The Senufo are renowned for their complex initiation rites. Poro, the male initiation rite, is a long process which takes 21 years to be completed. It is the passage from youth to adulthood and it consists in learning the social and religious secrets that turn a boy into a genuine Senufo man.
We drive North to a remote village to witness the old technique of iron melting carried out by some old blacksmith, a very rare example of traditional iron metallurgy in Africa. This “tribal technology” will bring us back to the first Iron Age in Africa, referring to the prehistory and protohistory of Afro-Eurasia, the time when the dominant tool making material was iron. Some evidence from historical linguistics suggests that iron smelting may have been practiced by the Nok culture of Nigeria from as early as 1000 BC. The nearby Djenné-Djenno culture of the Niger Valley in Mali shows evidence of iron production from c. 250 BC.
The iron ore comes from some local mines in the shape of deep pits and it is milled manually. The traditional “adobe bellows furnace” is loaded with layers of charcoal and layers of ore then the fire is set – we can now leave the furnace since the fusion will take till the following morning. Iron smelting techniques are secret and always associated to taboos and initiations. The blacksmith is endogamous, meaning that only those born into blacksmith families are eligible for the long apprenticeship into the craft. They are feared by the tribe since they possess obscure magical powers, are in contact with evil spirits, are capable to transform stones into iron. Smelting means transforming a solid shape in liquid and transforming it again in solid different shape. They are considered “masters of the fire”, capable of calling upon the “spirits of the earth” with their powerful hammers. Due to their scaring magical powers, blacksmiths often must settle outside of the villages. They are a highly powerful cast: the fabrication of iron tools and iron weapons allows extensive agriculture, efficient hunting, and successful warfare.
Arrival in the evening to our comfortable hotel in Korhogo where we will spend two nights.
DAY 6: The Panther Dance and Iron age. Korhogo (transfers and 60 Km)
In the morning return to the village to see the result of the fusion. The sealed base of the clay furnace will be broken to extract the iron bloom and the blacksmith will pound part of it. Afterwards, with the aid of a bellows, he will heat the metal powder obtained until it melts in a crucible, and he will pour it into a mould. The metal is later heated once again and hammered on the forge to the required shape, which finally will be polished from imperfections and bumps. We have witnessed the whole process leading to the creation of an object. Traditional iron metallurgy is a rare example of an ancient “tribal technology”. For more than 80 years it was believed that this technique had disappeared … up to the discovery of this village!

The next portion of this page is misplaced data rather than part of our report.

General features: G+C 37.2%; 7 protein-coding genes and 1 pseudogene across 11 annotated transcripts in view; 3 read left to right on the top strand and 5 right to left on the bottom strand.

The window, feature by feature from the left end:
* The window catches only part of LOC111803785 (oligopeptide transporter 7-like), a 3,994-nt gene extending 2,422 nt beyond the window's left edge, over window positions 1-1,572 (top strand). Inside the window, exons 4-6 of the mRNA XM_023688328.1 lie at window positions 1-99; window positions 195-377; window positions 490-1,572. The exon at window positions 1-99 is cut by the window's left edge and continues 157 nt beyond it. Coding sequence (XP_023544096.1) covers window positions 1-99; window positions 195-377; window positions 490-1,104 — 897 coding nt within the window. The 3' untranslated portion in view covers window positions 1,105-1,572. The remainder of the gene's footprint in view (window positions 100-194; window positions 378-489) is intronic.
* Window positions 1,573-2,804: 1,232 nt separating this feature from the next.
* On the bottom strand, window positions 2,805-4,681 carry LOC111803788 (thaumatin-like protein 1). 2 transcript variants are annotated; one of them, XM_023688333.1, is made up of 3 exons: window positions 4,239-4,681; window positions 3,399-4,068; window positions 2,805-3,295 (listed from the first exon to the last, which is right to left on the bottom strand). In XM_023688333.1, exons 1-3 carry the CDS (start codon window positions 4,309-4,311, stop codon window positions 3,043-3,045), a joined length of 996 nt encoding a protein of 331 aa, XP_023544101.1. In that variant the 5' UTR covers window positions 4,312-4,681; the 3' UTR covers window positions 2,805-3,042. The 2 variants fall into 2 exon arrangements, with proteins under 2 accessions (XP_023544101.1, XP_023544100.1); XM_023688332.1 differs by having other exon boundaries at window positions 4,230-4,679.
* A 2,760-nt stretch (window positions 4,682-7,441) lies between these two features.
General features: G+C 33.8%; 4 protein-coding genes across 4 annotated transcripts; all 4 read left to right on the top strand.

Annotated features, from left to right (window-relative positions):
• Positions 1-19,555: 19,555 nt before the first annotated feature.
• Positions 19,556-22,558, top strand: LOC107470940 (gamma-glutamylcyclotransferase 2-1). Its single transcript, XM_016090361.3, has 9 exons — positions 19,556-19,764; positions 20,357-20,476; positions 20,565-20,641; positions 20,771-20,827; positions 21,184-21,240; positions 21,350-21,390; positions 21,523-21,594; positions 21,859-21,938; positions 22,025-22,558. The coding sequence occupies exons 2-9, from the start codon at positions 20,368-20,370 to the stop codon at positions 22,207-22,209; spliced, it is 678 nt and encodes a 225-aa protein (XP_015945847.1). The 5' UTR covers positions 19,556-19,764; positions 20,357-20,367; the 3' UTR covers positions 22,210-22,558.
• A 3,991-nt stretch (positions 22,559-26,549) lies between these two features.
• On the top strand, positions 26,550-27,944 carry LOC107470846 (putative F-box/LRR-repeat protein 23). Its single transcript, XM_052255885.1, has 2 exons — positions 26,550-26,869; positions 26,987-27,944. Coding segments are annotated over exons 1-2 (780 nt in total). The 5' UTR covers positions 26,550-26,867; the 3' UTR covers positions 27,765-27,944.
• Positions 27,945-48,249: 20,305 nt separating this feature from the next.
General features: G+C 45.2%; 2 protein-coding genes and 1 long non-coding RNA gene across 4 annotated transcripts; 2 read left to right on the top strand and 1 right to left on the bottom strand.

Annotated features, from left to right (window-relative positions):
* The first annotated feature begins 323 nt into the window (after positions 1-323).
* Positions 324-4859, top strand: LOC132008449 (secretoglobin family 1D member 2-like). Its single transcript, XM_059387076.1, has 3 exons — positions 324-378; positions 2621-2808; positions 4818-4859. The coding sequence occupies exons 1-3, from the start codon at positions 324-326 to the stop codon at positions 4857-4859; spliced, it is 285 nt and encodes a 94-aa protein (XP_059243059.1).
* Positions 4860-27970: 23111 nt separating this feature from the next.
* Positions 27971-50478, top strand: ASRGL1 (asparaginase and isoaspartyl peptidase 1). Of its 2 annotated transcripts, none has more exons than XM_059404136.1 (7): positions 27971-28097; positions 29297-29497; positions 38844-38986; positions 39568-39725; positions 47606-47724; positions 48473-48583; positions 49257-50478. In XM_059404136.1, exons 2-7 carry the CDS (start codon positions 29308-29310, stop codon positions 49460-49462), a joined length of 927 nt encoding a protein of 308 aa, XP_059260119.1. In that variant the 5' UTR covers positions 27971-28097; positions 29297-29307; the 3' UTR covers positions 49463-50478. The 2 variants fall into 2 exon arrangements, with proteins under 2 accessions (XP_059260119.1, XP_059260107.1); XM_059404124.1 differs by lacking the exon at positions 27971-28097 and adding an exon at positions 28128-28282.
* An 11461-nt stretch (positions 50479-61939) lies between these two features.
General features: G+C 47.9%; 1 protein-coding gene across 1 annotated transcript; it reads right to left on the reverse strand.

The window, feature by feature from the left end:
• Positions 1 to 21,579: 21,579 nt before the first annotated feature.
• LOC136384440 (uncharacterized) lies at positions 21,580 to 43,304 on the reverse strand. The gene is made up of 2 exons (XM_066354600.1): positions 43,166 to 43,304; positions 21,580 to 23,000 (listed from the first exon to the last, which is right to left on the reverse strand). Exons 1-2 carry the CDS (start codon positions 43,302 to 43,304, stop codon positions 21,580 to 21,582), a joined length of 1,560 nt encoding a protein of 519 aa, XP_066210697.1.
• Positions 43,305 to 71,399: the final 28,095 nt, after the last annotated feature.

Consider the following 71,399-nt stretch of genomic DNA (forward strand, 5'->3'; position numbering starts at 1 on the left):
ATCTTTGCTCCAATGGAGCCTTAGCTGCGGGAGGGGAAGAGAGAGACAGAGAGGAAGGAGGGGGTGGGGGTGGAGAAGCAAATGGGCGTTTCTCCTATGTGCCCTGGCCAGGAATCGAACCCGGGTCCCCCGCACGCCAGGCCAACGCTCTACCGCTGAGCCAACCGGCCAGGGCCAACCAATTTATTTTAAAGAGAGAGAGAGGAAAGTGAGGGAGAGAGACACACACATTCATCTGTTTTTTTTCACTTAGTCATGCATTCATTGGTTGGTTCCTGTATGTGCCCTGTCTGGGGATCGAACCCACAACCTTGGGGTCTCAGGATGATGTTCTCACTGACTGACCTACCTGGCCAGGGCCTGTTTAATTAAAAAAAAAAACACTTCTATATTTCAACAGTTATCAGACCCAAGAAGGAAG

Back to Korhogo.
The most spectacular Senufo mask dance is the Boloy, known as panther dance, performed by initiated.
DAY 7: The virgins’ dance, from Korhogo to Boundiali (150 km – driving time 5 hrs)
We will leave the main road to discover the village of Niofoin with its clay granaries, decorated with symbolic bas-reliefs, and with a unique sacred house boasting a tall conical roof. The house has painted decorations and sacred objects belonging to the animistic cults, still practiced by Senufo people.
Late in the afternoon, we attend the dance of the virgin girls – called Ngoro, performed by the Senufo and part of the Poro Initiation. The young initiates spend months together in secluded sacred groves where they learn the social and religious secrets that turn a girl into a genuine Senoufo. After seven years there is a big celebration for those who have undergone all stages of initiation, in particular the dance of the virgin girls is performed at the end of the first stage of initiation.
DAY 8: Sacred warriors, from Boundiali to Odienne (150 km – driving time 5 hrs)
We start our day by meeting with the unmistakable Fulani nomads, constantly in search of pastures for their herds of zebus. The Fulani can be easily recognized by their conical straw huts, the walking stick they always carry over their shoulders, the water bottle hanging around their neck, the machete in their hands and their proud posture. These nomads seem to come from nowhere and head nowhere. Accustomed as they are to a hard life, they look perfectly fine with the little they carry. They are the true gentlemen of these endless savannahs. Visit of a village, mostly inhabited by women and children. We will be invited into their huts to see old family photos, dowry presents etc. Women wear beautiful, coloured fabrics and, around their necks and in their hair, very special tribal jewellery (Baltic amber, pearls of Bohemia, old Venetian “murrines”, stones, buttons and any other plastic object they may like).
In the region of Odienne we will meet the Malinké, descendants of the old Mali Empire. The history of this ethnic group includes Samory Touré, a leader and slave hunter who became famous for his war against the French colonial army which was able to defeat him only after many years of fighting. His army included the Dozo (initiated hunters) known for their courage and mystic powers. Although there are no longer wars to fight, this lineage continues to get unabated respect and their mystic powers are still passed on through a long initiation process. Today they are considered a sort of local police, guardian angels watching over villages, mediators of disputes and of course great healers. Brave and with a perfect knowledge of the territory, they are employed by the government to secure the northern borders of the country.